The annual Dragon Boat festival – or Duanwu, or Tuen Ng Jit – is celebrated all over East Asia, but nobody does it like Hong Kong. This is probably due to two elements: the city is surrounded by water, making the boat races easier to hold, and attend, and Hong Kongese know how to party. Today the whole city partied down in celebration of the annual holiday.
The celebration actually has its roots in a very somber event. Legend has it that in 278 BCE, a poet named Qu Yuan who had been accused to treason threw himself off a bridge. Variations of the tale exist, but they’re all sort of a bummer.
But, in Cantonese fashion, this sad story was turned into a huge party. The boat races come from the legend of townspeople riding into the water to find Qu Yuan and scare off fish that might eat him.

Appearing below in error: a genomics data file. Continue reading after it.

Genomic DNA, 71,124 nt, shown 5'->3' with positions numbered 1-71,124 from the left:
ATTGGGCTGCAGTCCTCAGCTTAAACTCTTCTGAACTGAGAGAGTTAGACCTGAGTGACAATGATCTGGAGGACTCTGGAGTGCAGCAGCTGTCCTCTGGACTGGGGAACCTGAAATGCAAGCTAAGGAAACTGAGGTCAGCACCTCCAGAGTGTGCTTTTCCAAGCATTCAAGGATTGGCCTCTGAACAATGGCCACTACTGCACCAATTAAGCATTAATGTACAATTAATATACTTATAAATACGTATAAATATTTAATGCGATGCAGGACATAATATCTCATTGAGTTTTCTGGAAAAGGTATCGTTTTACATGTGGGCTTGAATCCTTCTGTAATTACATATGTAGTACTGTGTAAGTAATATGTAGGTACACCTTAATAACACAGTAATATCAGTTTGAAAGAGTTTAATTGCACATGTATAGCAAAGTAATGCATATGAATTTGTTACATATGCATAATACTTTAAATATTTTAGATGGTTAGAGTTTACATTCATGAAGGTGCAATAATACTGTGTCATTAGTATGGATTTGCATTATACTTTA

The boat races are kind of like an Ivy League crew meet, but the boats are decorated, and coxswains play the drums, and judges look the other way if there’s a bit of paddle-bashing of competitors now and again. In Hong Kong, this has been a traditional activity for 2000 years and an official, organized sport since 1976.
After the races, the people drink wine and eat zongzi, the glutinous rice dumplings wrapped in leaves that are served in remembrance of the rice that was thrown in the water after Qu Yuan’s body, to give the fish something to snack on other than him. A little grim, but what national holiday isn’t? And this one has watersports.